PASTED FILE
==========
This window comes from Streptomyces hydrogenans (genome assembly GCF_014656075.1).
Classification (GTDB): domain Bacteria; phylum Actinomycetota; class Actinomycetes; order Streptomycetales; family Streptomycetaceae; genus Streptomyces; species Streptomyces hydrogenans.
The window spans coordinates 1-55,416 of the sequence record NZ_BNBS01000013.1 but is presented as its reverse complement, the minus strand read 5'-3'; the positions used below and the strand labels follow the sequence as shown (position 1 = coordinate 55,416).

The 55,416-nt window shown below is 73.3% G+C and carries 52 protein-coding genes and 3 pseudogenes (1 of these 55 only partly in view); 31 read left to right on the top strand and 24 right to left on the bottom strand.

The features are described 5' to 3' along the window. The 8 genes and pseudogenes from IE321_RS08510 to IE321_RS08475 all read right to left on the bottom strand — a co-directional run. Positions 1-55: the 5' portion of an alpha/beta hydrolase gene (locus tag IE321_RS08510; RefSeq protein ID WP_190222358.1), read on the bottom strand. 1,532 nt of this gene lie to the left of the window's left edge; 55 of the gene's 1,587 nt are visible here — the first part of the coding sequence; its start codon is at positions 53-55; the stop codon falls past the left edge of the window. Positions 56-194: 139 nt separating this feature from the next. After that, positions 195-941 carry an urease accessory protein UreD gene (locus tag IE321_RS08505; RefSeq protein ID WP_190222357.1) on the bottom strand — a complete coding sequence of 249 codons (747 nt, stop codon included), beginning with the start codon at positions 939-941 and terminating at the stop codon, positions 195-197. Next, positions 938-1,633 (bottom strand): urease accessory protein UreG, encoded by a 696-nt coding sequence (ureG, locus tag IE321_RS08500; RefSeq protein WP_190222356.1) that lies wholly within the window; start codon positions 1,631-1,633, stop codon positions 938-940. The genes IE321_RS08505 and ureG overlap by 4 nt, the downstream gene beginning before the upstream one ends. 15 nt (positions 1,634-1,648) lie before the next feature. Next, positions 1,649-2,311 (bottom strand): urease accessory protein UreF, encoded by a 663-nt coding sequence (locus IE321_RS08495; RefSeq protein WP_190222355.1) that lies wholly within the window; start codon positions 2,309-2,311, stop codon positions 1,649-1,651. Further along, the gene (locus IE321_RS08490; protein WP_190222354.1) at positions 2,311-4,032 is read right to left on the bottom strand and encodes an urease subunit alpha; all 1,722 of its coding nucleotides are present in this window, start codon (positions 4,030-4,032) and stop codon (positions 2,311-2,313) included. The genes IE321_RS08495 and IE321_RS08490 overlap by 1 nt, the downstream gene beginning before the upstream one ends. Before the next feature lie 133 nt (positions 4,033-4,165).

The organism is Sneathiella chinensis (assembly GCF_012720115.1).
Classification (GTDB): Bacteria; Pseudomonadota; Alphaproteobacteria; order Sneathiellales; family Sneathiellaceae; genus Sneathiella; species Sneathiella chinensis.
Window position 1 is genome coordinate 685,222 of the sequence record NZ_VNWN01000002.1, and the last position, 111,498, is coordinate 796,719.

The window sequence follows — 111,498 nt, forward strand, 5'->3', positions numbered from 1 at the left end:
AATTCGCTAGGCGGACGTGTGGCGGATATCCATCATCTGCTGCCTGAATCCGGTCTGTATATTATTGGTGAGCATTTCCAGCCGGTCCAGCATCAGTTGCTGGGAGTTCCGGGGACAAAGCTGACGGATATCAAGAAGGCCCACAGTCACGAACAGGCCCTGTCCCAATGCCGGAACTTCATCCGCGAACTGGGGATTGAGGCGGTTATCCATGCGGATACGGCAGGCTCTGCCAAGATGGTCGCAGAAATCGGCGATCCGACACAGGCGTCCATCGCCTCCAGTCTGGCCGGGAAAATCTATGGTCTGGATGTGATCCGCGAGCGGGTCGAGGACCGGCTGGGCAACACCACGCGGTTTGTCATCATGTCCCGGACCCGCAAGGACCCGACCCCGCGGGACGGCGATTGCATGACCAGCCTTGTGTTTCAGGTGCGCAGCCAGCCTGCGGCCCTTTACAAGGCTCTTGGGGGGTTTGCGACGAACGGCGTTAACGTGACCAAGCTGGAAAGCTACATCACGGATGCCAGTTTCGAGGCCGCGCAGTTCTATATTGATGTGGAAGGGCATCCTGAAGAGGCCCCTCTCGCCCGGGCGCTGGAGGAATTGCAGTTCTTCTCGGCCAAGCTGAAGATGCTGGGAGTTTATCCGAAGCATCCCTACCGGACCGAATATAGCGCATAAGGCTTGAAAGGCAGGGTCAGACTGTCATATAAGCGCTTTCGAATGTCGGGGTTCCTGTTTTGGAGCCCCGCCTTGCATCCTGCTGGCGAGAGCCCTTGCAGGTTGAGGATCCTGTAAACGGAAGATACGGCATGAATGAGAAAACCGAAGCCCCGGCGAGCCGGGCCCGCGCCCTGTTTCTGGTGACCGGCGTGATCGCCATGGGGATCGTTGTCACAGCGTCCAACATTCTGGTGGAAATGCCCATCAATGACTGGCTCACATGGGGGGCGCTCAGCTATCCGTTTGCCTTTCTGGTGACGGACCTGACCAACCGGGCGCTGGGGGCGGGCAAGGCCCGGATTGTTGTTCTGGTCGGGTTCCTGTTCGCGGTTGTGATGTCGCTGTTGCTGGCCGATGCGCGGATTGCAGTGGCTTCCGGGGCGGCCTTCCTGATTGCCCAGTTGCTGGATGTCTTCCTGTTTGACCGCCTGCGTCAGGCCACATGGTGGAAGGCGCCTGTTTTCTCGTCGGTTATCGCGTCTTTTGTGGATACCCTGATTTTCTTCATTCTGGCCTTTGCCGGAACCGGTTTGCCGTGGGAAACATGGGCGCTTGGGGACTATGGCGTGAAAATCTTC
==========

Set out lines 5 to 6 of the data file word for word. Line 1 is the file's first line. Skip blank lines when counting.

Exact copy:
The features are described 5' to 3' along the window. The 8 genes and pseudogenes from IE321_RS08510 to IE321_RS08475 all read right to left on the bottom strand — a co-directional run. Positions 1-55: the 5' portion of an alpha/beta hydrolase gene (locus tag IE321_RS08510; RefSeq protein ID WP_190222358.1), read on the bottom strand. 1,532 nt of this gene lie to the left of the window's left edge; 55 of the gene's 1,587 nt are visible here — the first part of the coding sequence; its start codon is at positions 53-55; the stop codon falls past the left edge of the window. Positions 56-194: 139 nt separating this feature from the next. After that, positions 195-941 carry an urease accessory protein UreD gene (locus tag IE321_RS08505; RefSeq protein ID WP_190222357.1) on the bottom strand — a complete coding sequence of 249 codons (747 nt, stop codon included), beginning with the start codon at positions 939-941 and terminating at the stop codon, positions 195-197. Next, positions 938-1,633 (bottom strand): urease accessory protein UreG, encoded by a 696-nt coding sequence (ureG, locus tag IE321_RS08500; RefSeq protein WP_190222356.1) that lies wholly within the window; start codon positions 1,631-1,633, stop codon positions 938-940. The genes IE321_RS08505 and ureG overlap by 4 nt, the downstream gene beginning before the upstream one ends. 15 nt (positions 1,634-1,648) lie before the next feature. Next, positions 1,649-2,311 (bottom strand): urease accessory protein UreF, encoded by a 663-nt coding sequence (locus IE321_RS08495; RefSeq protein WP_190222355.1) that lies wholly within the window; start codon positions 2,309-2,311, stop codon positions 1,649-1,651. Further along, the gene (locus IE321_RS08490; protein WP_190222354.1) at positions 2,311-4,032 is read right to left on the bottom strand and encodes an urease subunit alpha; all 1,722 of its coding nucleotides are present in this window, start codon (positions 4,030-4,032) and stop codon (positions 2,311-2,313) included. The genes IE321_RS08495 and IE321_RS08490 overlap by 1 nt, the downstream gene beginning before the upstream one ends. Before the next feature lie 133 nt (positions 4,033-4,165).

The organism is Sneathiella chinensis (assembly GCF_012720115.1).